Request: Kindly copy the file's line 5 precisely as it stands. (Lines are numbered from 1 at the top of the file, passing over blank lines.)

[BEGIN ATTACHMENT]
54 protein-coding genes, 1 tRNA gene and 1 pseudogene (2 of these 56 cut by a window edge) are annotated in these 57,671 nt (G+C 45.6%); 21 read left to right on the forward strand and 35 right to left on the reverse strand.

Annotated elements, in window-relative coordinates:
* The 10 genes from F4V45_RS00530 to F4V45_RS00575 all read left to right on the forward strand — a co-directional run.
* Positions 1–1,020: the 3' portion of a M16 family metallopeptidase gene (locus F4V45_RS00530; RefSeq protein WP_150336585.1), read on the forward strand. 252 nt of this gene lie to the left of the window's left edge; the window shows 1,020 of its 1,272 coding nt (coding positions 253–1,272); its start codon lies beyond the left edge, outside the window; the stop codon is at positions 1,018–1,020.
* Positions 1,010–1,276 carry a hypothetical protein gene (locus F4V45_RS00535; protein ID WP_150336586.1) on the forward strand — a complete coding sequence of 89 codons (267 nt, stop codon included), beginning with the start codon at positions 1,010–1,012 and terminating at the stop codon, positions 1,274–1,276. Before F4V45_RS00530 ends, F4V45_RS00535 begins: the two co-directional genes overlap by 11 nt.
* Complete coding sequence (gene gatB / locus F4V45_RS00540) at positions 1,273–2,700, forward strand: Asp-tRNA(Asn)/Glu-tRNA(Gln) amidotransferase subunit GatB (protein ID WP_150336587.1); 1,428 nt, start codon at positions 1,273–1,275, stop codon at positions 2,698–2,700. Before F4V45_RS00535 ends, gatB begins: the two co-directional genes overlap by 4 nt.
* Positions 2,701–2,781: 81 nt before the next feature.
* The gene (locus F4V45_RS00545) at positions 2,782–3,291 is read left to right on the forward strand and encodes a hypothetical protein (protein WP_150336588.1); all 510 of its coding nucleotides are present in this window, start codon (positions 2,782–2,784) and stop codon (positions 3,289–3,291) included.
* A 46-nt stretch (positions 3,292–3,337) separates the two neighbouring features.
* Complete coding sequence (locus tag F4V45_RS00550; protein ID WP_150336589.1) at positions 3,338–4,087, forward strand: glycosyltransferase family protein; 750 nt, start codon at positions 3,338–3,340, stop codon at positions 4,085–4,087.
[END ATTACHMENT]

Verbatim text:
* Positions 1,010–1,276 carry a hypothetical protein gene (locus F4V45_RS00535; protein ID WP_150336586.1) on the forward strand — a complete coding sequence of 89 codons (267 nt, stop codon included), beginning with the start codon at positions 1,010–1,012 and terminating at the stop codon, positions 1,274–1,276. Before F4V45_RS00530 ends, F4V45_RS00535 begins: the two co-directional genes overlap by 11 nt.